From Medscape Pediatrics > Viewpoints
William T. Basco, Jr., MD
Arch Pediatr Adolesc Med. 2010;164:66-70
The investigators noted that parental refusal of vaccination is an increasing problem, owing to a combination of concern over vaccine safety combined with a belief that children are at low risk for infection because of fewer vaccine-related illnesses in the United States. Varicella, perceived as a less serious illness by parents compared with other vaccine-preventable diseases, appears to be the most commonly refused vaccine.
This study used Kaiser Permanente data from Colorado over a 10-year period to determine the risk for varicella in nonimmunized children who were 1-12 years old. The investigators searched clinical databases for patients with a diagnosis of varicella or any tests ordered to diagnose varicella. After identifying potential cases, the research team reviewed the individual records to determine symptoms; physical findings; laboratory evaluation results; and other clinical outcomes, including complications from varicella, such as impetigo or cellulitis. The chart review included searching for contacts from whom the child may have contracted varicella. Children were considered "cases" if they were diagnosed with varicella by a physician. After identifying cases, the investigators matched them to 4 controls each on the basis of age, sex, and length of enrollment in the health plan.
After matching cases and controls, a different abstractor reviewed vaccination status, noting whether children had received the varicella vaccine at least 14 days before their varicella infection. Only children who were unvaccinated and who had vaccine refusal documented in their charts were considered vaccine refusers. Children who were unvaccinated, but for whom the reason for nonvaccination could not be determined, were excluded. Among 86,000 children screened for inclusion, the investigators identified 133 who had varicella and complete data. These patients were matched to 493 controls.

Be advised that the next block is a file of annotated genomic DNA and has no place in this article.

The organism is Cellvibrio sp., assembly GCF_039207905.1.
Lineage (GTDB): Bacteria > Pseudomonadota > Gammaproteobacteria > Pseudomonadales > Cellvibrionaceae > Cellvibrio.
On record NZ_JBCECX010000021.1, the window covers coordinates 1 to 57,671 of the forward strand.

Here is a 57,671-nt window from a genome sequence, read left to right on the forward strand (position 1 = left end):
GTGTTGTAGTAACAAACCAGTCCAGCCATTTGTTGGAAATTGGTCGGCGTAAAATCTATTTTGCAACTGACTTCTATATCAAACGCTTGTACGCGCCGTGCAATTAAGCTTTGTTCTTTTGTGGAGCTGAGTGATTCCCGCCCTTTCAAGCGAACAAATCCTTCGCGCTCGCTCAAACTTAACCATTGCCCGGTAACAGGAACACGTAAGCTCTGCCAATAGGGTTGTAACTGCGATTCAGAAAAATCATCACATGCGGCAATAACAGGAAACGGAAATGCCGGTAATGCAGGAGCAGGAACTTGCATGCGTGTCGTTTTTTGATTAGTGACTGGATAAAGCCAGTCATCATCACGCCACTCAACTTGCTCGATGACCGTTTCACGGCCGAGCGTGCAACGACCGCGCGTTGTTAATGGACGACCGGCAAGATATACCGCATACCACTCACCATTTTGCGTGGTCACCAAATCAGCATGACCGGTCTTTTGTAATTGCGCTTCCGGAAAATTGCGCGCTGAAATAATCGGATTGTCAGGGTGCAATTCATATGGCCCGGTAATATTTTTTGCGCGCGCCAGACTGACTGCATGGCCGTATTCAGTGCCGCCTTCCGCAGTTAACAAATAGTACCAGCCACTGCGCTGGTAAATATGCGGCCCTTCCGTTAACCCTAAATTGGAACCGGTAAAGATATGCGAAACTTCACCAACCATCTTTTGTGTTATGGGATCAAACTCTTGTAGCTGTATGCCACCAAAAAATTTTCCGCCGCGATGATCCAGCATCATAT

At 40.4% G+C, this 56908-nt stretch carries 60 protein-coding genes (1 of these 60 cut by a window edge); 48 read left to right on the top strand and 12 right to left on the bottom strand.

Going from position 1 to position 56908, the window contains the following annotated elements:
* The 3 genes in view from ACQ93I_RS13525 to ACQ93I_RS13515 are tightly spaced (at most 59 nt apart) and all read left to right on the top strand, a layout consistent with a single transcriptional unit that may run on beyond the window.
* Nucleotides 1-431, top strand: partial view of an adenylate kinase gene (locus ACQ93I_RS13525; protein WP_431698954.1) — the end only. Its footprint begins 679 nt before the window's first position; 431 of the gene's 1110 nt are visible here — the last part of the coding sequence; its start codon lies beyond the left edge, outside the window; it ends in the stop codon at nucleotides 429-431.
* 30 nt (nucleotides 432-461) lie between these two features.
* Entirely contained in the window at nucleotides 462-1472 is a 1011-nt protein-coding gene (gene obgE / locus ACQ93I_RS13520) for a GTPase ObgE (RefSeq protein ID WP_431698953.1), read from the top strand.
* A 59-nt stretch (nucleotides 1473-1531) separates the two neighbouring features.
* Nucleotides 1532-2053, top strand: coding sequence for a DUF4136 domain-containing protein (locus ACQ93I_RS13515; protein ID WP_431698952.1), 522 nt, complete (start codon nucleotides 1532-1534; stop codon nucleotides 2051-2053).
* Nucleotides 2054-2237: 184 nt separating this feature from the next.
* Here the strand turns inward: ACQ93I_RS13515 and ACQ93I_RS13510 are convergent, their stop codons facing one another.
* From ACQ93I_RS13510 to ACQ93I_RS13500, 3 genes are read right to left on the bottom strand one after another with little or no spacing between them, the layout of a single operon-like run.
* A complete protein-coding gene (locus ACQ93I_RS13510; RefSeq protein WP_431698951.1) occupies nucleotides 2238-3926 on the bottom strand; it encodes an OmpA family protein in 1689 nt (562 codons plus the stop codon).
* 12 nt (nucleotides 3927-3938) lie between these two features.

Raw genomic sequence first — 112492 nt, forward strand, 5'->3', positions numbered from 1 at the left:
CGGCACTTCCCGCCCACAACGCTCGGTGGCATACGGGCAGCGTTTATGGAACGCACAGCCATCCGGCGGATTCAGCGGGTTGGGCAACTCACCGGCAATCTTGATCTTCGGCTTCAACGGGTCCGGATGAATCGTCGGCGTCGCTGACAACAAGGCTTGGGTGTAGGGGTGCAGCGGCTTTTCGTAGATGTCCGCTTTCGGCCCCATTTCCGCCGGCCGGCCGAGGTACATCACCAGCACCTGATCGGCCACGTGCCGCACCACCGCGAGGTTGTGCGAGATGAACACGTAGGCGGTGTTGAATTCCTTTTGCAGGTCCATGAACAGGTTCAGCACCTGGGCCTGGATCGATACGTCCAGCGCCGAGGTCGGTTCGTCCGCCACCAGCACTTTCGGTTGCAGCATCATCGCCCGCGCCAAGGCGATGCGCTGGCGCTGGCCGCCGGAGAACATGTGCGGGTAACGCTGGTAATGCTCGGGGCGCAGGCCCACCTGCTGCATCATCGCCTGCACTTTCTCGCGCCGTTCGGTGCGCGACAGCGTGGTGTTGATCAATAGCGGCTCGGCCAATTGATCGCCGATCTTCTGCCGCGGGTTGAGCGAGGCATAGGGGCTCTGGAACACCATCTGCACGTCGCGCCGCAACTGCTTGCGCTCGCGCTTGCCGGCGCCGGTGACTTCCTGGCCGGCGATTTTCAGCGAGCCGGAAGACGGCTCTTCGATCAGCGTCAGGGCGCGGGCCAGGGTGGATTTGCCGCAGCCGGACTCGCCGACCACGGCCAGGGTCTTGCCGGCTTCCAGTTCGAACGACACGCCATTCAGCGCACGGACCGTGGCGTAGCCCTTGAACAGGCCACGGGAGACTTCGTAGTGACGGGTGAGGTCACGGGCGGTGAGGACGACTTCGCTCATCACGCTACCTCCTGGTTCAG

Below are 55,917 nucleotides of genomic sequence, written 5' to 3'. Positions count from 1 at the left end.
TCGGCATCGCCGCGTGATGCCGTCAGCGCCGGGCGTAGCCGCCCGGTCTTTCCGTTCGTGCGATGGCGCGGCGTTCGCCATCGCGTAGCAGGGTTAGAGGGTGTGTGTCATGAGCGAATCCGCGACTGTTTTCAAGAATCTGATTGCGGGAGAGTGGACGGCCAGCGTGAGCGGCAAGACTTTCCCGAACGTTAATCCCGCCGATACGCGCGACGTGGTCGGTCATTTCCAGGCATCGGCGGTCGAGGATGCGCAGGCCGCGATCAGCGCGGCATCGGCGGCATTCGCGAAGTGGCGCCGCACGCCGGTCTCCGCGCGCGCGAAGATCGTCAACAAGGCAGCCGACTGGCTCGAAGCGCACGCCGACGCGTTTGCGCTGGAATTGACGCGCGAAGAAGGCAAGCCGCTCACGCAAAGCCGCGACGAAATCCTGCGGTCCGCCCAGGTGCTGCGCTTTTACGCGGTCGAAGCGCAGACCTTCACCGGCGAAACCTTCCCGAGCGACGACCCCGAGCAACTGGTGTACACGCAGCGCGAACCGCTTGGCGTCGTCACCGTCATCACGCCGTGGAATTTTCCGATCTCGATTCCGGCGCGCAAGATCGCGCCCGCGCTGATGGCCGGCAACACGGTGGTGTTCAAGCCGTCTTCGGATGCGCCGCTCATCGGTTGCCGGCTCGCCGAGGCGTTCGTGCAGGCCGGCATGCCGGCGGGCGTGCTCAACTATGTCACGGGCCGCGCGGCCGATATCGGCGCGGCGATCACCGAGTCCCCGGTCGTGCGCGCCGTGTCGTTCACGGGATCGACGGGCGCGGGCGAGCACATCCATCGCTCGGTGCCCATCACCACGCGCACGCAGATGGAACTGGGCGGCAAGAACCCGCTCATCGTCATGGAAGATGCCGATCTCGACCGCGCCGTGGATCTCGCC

Among all cases and controls, only 10 children were vaccine refusers, and 7 of them contracted varicella, for a varicella infection frequency of 70% among vaccine refusers. Vaccine refusers were overrepresented in the cases, comprising 5.3% of cases compared with only 0.6% of controls.
Refusal of vaccine greatly increased the odds that a child would contract varicella (odds ratio 8.6, 95% confidence interval 2.2-33.3). By calculating the attributable risk, the investigators determined that all 7 of the varicella infections among vaccine refusers were related to vaccine refusal.
For the total population, the investigators estimated that 4.7% of all varicella cases were a consequence of vaccine refusal. Just under 5% (4.5%) of the cases of varicella experienced bacterial infection, with 1.5% developing cellulitis.
The study authors concluded that children whose parents refuse varicella vaccination are at high risk of contracting varicella.
The study authors pointed out that the greatest advantage of this study is perhaps the data that it provides for discussions between families and providers about vaccine concerns. Given all of the media coverage of vaccine concerns, these discussions likely are happening more frequently now than at any time in the recent past.
The economic argument around universal vaccination for varicella hinged mainly on the savings from less parental missed work, and that may be a more difficult argument to make with some parents.
However, mild morbidities from varicella infection are common; furthermore, refusal of varicella opens up a slippery slope that may encourage parents to consider skipping other vaccines. Reassurance by a trusted healthcare provider, with data to back up these discussions, is perhaps the best way to encourage parents not to let slip our substantial progress in preventing infectious diseases.